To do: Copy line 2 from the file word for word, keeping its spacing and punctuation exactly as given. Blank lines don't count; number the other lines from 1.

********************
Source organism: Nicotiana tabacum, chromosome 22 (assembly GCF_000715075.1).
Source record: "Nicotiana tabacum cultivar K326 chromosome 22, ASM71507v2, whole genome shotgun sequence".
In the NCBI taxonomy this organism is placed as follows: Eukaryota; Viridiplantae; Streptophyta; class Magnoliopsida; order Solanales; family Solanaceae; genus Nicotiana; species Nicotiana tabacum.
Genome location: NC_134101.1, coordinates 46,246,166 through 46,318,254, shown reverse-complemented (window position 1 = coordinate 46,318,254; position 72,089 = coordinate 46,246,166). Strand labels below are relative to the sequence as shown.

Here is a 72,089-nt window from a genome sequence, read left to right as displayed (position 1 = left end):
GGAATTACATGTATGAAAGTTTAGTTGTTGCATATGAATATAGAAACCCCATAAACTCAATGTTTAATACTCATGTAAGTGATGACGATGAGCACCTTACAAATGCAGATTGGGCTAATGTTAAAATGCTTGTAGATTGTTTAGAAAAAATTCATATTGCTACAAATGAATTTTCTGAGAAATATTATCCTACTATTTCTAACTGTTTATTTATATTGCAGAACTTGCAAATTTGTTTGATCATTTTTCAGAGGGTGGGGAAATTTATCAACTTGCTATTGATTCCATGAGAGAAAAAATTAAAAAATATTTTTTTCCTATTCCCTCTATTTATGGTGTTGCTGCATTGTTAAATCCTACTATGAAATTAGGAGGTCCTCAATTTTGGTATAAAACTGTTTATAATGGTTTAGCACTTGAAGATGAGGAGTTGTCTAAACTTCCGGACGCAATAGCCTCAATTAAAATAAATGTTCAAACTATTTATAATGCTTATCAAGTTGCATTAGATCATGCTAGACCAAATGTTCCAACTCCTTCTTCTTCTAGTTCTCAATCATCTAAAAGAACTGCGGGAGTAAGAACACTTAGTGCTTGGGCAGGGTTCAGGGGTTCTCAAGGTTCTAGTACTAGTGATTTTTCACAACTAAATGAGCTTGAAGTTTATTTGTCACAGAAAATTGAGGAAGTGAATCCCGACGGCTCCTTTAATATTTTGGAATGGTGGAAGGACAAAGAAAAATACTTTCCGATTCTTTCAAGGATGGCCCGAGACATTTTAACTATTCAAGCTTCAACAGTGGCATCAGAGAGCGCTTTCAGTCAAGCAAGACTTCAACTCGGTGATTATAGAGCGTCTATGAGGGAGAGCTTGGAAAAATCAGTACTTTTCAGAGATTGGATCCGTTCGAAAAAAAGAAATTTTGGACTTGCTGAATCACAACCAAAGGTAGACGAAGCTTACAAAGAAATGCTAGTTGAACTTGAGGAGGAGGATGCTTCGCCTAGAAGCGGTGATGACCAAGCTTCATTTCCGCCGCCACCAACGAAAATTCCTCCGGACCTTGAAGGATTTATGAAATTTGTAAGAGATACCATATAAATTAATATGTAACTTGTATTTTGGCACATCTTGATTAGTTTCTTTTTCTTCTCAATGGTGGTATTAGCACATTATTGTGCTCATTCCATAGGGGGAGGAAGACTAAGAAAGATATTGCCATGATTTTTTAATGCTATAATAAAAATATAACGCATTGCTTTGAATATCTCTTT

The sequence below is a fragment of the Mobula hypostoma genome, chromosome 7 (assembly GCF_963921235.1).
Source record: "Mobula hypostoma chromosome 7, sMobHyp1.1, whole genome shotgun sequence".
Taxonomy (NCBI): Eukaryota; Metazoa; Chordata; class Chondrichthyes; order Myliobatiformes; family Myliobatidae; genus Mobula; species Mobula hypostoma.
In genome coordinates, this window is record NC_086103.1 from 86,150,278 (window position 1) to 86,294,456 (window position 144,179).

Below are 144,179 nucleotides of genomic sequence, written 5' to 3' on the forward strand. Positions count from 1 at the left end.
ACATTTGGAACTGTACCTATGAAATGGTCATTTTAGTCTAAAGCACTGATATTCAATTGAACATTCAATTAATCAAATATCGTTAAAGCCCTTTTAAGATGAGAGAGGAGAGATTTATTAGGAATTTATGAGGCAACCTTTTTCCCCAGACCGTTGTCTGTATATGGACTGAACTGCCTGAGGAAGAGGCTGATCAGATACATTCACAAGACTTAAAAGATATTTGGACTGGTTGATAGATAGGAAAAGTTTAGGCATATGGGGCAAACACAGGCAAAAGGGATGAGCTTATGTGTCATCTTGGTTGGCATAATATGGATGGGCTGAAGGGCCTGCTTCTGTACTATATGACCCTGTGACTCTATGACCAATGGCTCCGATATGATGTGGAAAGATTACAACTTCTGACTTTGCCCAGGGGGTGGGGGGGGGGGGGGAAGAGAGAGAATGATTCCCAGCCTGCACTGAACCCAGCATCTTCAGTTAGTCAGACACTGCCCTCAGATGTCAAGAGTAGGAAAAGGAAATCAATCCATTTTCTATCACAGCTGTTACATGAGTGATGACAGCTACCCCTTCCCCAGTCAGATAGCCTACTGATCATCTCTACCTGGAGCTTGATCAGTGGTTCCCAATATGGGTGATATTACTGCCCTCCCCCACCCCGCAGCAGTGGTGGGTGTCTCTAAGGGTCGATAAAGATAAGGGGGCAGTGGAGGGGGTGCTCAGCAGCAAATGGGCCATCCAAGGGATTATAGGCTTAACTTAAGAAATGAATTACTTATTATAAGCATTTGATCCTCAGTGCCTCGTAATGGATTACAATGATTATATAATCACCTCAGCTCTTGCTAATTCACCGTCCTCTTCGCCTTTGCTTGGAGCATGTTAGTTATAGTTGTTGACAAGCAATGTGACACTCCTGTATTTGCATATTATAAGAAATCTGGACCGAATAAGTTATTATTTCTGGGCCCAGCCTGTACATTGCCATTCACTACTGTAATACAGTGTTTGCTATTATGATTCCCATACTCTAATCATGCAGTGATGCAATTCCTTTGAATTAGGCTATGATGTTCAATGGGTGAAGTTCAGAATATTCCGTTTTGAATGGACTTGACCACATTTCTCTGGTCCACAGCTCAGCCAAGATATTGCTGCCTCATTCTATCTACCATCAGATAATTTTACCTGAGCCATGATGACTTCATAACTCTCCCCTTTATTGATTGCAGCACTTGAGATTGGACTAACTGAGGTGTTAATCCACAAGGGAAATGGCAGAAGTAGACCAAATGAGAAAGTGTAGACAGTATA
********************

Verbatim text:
Source record: "Nicotiana tabacum cultivar K326 chromosome 22, ASM71507v2, whole genome shotgun sequence".